Time travel as close as your local cemetery.

Proceed with Caution

February 13, 2014 / by davidwalton

procession2The other day I witnessed a funeral procession. To show my respect, I waited at the traffic light until the last vehicle bearing a purple funeral flag had passed.

During my wait I was taken aback by the rude behavior of other drivers. The driver behind me impatiently blew her horn when the light turned green. She obviously didn’t see the procession or just didn’t care. The only thing on her mind was that I move out of the way. Another driver tried to be clever and pass my car and the others sitting idle behind me only to come to a screeching halt when he saw the procession.

What could be so important that would prevent these folks from showing respect for the dearly departed?

Later that night, I did some research on funeral processions. I learned that in most states there are laws pertaining to processions, which require motorists to yield. The rules also apply to the procession itself, and include things like observing traffic lights and requiring participants in the procession to drive with their headlights on. Although some processions have police escorts, they are not required.

I found several news stories from across the country about funeral processions causing accidents.

According to AAA, more than half of the six people killed in 2011 were police officers escorting processions. It would seem the public is losing patience with this long-standing tradition.

Earlier this month, the San Jose Mercury News got an earful from readers unhappy with recent traffic disruptions for the funeral of a slain Bay Area Rapid Transit police officer.

San Jose resident Charles Lindsey demanded a valid explanation from the Metropolitan Transportation Commission, not “Suck it up, commuters – at least you’re still alive.” Another unhappy commuter thought MTC’s remarks were very condescending. “A cop died, so the hell with the public. We’ll inconvenience thousands of freeway users so that a funeral procession can be held.”

Police officers defended the disruptions, calling readers’ comments “insensitive” and suggesting they “get over themselves and show some respect.”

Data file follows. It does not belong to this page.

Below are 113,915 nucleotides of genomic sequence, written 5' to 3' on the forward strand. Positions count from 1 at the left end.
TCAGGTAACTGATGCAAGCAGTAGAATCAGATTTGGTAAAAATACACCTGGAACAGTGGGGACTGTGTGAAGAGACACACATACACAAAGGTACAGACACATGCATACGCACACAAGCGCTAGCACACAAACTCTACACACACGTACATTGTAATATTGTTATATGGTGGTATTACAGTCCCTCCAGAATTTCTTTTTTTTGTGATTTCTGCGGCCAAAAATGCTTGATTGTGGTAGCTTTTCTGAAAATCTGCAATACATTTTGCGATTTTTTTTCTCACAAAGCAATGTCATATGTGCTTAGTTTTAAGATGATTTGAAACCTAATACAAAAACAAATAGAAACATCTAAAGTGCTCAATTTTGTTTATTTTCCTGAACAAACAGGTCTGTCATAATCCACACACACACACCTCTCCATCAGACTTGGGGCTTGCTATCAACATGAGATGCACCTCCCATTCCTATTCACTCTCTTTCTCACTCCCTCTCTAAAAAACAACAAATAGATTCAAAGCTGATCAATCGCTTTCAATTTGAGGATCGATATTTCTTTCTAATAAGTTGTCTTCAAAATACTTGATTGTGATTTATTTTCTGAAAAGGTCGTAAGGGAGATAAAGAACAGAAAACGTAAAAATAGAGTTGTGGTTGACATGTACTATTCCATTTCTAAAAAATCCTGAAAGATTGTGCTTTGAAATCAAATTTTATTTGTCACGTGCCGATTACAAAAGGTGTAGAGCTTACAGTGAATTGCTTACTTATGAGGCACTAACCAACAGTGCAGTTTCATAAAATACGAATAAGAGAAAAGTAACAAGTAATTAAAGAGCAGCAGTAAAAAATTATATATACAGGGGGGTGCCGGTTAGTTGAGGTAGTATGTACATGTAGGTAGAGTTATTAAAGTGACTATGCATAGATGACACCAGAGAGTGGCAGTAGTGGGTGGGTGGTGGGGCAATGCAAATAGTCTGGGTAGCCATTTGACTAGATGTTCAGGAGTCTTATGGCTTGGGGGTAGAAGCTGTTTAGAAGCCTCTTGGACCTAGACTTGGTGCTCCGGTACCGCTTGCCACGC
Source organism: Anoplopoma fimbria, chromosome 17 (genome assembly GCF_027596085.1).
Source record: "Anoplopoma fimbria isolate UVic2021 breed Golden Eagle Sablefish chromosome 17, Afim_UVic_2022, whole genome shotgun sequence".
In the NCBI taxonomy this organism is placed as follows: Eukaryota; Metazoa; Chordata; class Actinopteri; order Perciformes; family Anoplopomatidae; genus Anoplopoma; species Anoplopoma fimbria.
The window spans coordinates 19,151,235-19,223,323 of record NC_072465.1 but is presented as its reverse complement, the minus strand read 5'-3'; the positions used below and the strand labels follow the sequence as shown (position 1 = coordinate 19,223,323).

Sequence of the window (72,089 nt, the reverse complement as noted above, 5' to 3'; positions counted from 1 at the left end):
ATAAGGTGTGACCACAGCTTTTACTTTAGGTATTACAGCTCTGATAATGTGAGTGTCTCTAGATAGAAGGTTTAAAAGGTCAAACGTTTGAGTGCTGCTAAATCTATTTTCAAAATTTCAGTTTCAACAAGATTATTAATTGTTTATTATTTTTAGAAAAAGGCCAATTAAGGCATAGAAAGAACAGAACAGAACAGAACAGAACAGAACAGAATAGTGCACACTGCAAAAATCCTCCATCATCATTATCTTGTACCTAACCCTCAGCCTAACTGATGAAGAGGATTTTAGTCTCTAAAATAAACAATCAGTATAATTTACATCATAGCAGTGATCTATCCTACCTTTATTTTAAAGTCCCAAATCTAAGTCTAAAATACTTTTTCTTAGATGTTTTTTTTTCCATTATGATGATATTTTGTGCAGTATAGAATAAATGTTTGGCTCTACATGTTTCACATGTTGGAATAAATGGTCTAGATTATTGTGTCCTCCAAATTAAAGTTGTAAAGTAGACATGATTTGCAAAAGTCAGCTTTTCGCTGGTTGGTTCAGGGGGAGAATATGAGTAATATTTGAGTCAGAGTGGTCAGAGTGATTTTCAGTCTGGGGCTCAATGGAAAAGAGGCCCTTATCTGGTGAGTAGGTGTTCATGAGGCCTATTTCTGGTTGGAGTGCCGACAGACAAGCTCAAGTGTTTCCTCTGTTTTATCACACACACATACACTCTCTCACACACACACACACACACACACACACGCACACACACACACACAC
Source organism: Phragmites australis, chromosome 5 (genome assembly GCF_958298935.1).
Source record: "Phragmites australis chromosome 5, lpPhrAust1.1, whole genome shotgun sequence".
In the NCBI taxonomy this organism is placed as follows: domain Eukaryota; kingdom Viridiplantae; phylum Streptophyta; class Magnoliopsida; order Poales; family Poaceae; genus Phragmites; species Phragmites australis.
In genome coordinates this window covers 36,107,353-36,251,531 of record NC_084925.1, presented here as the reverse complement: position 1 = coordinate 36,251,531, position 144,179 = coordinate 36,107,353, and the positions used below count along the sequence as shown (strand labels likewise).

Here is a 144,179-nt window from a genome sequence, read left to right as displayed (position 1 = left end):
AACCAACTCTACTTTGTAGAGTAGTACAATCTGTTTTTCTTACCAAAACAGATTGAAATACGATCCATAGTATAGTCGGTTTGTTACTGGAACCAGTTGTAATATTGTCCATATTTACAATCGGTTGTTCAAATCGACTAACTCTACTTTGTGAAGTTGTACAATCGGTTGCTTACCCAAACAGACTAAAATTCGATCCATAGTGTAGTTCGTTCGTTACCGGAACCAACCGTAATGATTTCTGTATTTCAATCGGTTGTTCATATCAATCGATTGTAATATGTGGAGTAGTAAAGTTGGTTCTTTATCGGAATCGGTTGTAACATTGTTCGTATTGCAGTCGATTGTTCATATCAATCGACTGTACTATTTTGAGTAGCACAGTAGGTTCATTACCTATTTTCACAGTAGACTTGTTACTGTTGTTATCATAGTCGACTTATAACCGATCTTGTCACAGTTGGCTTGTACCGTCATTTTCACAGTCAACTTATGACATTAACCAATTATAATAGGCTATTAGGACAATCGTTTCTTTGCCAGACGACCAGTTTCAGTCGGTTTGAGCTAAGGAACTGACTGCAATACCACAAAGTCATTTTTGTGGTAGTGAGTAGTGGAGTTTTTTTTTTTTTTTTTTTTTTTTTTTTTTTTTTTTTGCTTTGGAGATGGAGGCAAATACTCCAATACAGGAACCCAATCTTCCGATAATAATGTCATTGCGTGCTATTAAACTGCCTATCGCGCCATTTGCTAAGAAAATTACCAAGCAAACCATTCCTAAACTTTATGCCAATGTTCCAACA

Although processions are meant to show respect for the dearly departed and their grieving family and friends, I personally think they’re an accident waiting to happen. Many people just don’t give the respect to funeral processions they once did and cut in-between cars in the procession.

What do you think? Should mourners simply meet at the burial site instead?

Until next time…

4 thoughts on “Proceed with Caution

  1. Sarah Ashley says:

    I just found your site through GeneaBloggers and I wanted to stop by and welcome you to our little community of writers. I wish you the best of luck with your site and with your research!

  2. ~ Tonya ~ says:

    I was once a part of a funeral procession for a teenage friend who died unexpectedly in the mid-90’s. The procession wove through back country roads for miles. At one point we passed an older gentlemen who was spending his day mowing his front yard. I watched him as he sat on his turned off lawn mower, he took off his hat and put his hand over his heart as the procession passed. It was really a powerful thing to witness. From that point on I have always showed respect to all funeral processions. It shouldn’t matter the why of the death. There is a level of respect all should have when a life has passed and is being prepared for their final resting place. If we lose that respect because we are further away from the time when this was always practiced then what else are we shaving away when it comes to issuing respect? We are saying our daily life is more important than a human life that was here and lived and is now being ushered onto a greater journey. If nothing else it should remind us why we are here and we need to sometimes slow down and take stock of our life and current path of gaining knowledge and life lessons.

  3. RayJay says:

    Great observations on the part of the writer which I too have witnessed. Some people have no patience. My personal confusion comes in, much like when a school bus stops, when the procession is on the opposite side of the road on a four-lane highway. I have witnessed people stop in all lanes and it is an accident waiting to happen.

  4. Dawn says:

    I was in a funeral procession recently for my great aunt. At the beginning of the procession there was the funeral director in a separate car from the hearse and in the rear was another funeral director following me as I was the last car. My aunt ahead of me took off slowly from a stop and left a gap in the procession. A car decided to pull into the gap in front of me and was riding in the procession. The funeral director behind me suddenly changed lanes and drove up beside the driver. I saw him motioning for him to get out of line. The driver complied. I believe he was just oblivious to the fact it was a funeral. The actions of the funeral director was appreciated but surprised me just the same.

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